Stuttgart – Dr. Tian Qiu will be appointed Cyber Valley Research Group Leader at the University of Stuttgart effective July 1, 2019. The "Biomedical Microsystems" group will be affiliated to the University of Stuttgart’s Institute of Physical Chemistry IPC. Following the appointment of assistant professor Michael Sedlmair (Visualization Research Center), Qiu is now the second scientist at the University of Stuttgart to be researching under the umbrella of this unique European research cooperation. The new Cyber Valley research group is supported by the Stuttgart-based Vector Foundation, which is funding the group with 500,000 euros for a period of four years.
"I am very pleased to be joining Cyber Valley," says Qiu. "I believe artificial intelligence and robotics will be the key technologies shaping our society in the future. Cyber Valley is the right environment for me to advance my research. As a former scientist at the Max Planck Institute for Intelligent Systems, and now with the University of Stuttgart, I also hope to further strengthen the cooperation between these partners."
Prof. Dr. Wolfram Ressel, Rector of the University of Stuttgart, has extended a warm welcome to Dr. Tian Qiu: "Intelligent systems for a sustainable society are the overarching vision of the University of Stuttgart. We are pleased that Dr. Qiu and his Cyber Valley research group will help to make this vision reality. At the same time, they will strengthen the emerging field of biomedical systems at the University of Stuttgart.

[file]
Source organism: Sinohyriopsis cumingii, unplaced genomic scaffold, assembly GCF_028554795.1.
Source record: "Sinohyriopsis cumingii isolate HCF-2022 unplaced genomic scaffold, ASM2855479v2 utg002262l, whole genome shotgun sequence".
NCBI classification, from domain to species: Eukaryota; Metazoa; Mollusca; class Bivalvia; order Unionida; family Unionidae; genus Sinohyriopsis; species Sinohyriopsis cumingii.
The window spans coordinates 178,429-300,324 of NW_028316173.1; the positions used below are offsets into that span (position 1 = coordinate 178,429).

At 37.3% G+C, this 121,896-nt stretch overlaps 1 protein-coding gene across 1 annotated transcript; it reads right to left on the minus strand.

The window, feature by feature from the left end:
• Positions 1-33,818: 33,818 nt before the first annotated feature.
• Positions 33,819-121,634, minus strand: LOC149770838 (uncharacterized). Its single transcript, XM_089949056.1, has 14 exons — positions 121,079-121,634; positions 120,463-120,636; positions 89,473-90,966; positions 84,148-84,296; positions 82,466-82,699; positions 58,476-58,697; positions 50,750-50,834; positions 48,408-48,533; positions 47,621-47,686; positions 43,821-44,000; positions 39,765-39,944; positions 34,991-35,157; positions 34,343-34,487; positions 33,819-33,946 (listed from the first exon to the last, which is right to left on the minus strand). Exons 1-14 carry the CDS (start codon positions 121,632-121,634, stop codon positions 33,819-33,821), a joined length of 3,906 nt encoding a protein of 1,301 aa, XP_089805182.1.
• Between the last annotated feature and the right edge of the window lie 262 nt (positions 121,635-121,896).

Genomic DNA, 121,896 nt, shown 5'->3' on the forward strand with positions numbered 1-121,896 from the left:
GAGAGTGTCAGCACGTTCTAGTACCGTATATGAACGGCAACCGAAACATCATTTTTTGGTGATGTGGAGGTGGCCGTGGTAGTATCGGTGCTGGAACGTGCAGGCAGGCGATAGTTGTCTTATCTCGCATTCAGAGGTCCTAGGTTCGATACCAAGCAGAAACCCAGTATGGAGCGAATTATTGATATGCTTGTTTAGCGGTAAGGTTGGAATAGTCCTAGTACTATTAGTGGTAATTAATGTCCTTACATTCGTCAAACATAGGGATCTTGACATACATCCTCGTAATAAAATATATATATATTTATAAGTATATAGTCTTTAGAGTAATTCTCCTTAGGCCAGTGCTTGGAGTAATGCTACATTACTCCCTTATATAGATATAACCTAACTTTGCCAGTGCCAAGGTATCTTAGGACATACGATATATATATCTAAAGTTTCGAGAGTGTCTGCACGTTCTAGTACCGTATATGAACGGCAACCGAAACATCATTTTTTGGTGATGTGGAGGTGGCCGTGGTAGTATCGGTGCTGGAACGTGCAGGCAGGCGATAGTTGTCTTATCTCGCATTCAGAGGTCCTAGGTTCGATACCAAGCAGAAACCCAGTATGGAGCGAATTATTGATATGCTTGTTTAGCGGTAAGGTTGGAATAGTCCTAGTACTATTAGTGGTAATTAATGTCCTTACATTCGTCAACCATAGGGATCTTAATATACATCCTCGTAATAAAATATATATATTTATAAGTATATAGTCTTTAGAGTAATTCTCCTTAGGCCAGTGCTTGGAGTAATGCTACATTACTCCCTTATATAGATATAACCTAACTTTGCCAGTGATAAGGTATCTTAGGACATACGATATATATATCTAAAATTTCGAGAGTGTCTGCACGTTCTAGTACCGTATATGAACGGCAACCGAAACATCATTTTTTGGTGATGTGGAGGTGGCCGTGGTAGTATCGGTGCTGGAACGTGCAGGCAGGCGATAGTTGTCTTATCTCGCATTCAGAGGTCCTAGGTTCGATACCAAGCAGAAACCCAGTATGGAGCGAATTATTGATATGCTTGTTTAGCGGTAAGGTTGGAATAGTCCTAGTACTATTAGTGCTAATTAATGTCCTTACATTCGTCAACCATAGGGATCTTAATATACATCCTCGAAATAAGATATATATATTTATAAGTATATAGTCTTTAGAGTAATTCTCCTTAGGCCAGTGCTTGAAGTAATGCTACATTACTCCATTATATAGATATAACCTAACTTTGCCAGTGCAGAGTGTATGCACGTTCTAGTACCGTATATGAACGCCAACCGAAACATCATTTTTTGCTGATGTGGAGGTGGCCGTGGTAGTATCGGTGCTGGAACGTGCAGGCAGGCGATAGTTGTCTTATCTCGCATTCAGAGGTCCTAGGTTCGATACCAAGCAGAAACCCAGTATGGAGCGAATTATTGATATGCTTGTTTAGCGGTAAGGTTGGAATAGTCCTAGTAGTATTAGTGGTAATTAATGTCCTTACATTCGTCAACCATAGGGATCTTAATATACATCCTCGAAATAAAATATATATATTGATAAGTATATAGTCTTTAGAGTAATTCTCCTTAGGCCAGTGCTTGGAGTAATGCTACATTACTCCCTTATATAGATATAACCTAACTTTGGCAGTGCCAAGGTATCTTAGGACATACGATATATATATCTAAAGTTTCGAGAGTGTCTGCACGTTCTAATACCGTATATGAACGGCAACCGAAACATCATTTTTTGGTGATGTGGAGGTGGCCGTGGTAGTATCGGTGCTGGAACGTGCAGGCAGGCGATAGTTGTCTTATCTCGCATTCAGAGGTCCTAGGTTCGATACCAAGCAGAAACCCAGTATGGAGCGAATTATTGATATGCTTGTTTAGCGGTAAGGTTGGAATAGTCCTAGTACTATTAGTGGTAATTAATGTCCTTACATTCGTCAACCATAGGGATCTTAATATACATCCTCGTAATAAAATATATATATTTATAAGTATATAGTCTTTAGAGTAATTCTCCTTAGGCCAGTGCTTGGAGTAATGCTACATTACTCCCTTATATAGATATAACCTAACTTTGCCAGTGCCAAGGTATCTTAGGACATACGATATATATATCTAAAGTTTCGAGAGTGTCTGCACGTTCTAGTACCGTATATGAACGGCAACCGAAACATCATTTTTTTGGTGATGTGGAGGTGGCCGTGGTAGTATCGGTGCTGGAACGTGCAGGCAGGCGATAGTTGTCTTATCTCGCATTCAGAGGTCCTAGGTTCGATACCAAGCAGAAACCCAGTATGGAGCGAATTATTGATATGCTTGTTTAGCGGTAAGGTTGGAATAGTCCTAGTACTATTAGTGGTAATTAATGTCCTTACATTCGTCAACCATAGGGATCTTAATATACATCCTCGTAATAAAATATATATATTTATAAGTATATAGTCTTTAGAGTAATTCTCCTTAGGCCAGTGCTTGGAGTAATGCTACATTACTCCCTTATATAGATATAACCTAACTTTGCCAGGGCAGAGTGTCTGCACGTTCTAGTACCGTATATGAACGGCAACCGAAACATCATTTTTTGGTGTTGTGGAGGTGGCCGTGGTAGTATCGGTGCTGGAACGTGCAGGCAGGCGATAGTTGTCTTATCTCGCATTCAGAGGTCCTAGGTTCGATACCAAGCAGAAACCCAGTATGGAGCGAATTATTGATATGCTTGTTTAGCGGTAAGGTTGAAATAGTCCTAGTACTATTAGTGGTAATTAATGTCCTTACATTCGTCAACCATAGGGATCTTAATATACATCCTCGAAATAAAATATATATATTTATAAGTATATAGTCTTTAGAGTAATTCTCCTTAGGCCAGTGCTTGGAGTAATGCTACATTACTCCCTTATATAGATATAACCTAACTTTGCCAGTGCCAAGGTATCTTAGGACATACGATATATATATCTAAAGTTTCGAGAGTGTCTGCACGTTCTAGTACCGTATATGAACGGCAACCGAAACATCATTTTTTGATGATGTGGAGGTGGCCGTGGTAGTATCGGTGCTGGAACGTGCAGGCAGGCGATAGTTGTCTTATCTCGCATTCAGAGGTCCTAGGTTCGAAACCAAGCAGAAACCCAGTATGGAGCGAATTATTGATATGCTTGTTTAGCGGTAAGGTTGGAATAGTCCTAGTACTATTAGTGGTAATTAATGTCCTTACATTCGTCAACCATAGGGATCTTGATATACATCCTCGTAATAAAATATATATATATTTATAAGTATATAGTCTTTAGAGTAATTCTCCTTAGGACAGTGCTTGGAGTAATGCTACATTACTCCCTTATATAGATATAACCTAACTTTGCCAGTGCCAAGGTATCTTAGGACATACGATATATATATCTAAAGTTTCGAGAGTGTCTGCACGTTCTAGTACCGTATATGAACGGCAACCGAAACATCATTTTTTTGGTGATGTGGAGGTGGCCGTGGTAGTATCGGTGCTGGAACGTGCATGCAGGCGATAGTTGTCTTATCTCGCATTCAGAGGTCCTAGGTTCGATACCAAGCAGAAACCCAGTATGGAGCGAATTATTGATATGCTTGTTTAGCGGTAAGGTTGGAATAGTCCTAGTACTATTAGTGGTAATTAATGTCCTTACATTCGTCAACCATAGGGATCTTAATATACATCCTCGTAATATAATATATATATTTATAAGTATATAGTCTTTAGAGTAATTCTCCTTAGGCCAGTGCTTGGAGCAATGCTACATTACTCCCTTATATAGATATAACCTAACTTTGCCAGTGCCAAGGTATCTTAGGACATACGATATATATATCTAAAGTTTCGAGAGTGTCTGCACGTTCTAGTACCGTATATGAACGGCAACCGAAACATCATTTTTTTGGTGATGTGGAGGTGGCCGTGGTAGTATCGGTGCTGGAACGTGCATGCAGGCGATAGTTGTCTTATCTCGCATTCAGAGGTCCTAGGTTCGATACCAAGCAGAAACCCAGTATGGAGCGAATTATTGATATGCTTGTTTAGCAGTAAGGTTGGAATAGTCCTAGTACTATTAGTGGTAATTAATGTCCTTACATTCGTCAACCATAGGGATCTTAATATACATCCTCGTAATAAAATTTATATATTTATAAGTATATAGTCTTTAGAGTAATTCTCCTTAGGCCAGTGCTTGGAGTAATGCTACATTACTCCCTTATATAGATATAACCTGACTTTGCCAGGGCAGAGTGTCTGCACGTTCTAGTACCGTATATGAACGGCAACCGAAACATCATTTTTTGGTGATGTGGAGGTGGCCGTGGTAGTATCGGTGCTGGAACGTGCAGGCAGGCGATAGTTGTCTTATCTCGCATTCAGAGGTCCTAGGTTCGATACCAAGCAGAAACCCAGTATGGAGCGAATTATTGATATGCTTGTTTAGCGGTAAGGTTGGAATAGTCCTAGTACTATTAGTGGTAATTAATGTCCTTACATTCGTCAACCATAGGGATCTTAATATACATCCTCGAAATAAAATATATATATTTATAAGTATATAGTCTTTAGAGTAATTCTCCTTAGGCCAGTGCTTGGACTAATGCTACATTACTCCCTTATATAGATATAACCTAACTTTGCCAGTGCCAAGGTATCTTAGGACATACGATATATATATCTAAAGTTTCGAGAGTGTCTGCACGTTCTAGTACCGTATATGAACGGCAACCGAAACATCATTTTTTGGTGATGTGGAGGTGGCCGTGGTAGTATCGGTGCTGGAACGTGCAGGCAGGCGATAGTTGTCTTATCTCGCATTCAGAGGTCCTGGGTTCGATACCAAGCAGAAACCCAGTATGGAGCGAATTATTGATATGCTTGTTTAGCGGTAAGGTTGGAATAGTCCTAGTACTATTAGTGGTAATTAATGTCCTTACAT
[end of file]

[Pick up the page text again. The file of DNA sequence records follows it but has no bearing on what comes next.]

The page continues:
"Cyber Valley deals with all physical and informatic intelligent systems, whether microscopic or macroscopic. Tian Qiu's work is a great example of how intelligence is not always about data processing. We are pleased that Cyber Valley can expand its biomedical competencies with him," says Prof. Dr. Philipp Hennig, deputy spokesperson for Cyber Valley.
Tian Qiu was previously head of the "Biomedical Microsystems" research team in the "Micro, Nano and Molecular Systems" laboratory of Professor Peer Fischer, group leader at the Max Planck Institute for Intelligent Systems in Stuttgart and Professor of Physical Chemistry at the University of Stuttgart’s Institute of Physical Chemistry IPC. Among other things, Tian Qiu and his team succeeded in steering nanorobots through the dense tissue of an eyeball for minimally invasive drug delivery, which had never been achieved before.
His new Cyber Valley research group will also focus on creating new devices and microsystems for biomedical applications. The aim is to integrate actuation, sensing, and computation to advance medical procedures. He is interested in developing tools that collect large amounts of data and to learn from the data to understand the underlying principles – hence the term intelligent systems. One research focus involves learning how soft tissue deforms, which is useful for the development of augmented reality systems and future soft robots. The group has ongoing collaborations with medical teams to integrate the technologies with augmented reality systems for minimally-invasive surgery and training.
“I hope the data collected from our new hardware will allow the development of digital models of the surgery, which will in turn help optimize tools and surgical procedures for future medicine,” Qiu explains. He plans to build up a multidisciplinary team at the University of Stuttgart, including engineers, scientists, and physicians, to tackle the technology challenge jointly.
Dr. Tian Qiu received his Ph.D. in Biotechnology and Bioengineering from École Polytechnique Fédérale de Lausanne (EPFL) in Switzerland. He serves as an associated fellow at the Max Planck ETH Center for Learning Systems, and as an instructor for the International Max Planck Research School for Intelligent Systems(IMPRS-IS). He won the National Award for Outstanding Self-financed Chinese Students Abroad and the Best Microrobot Design Award at Hamlyn Symposium on Medical Robotics.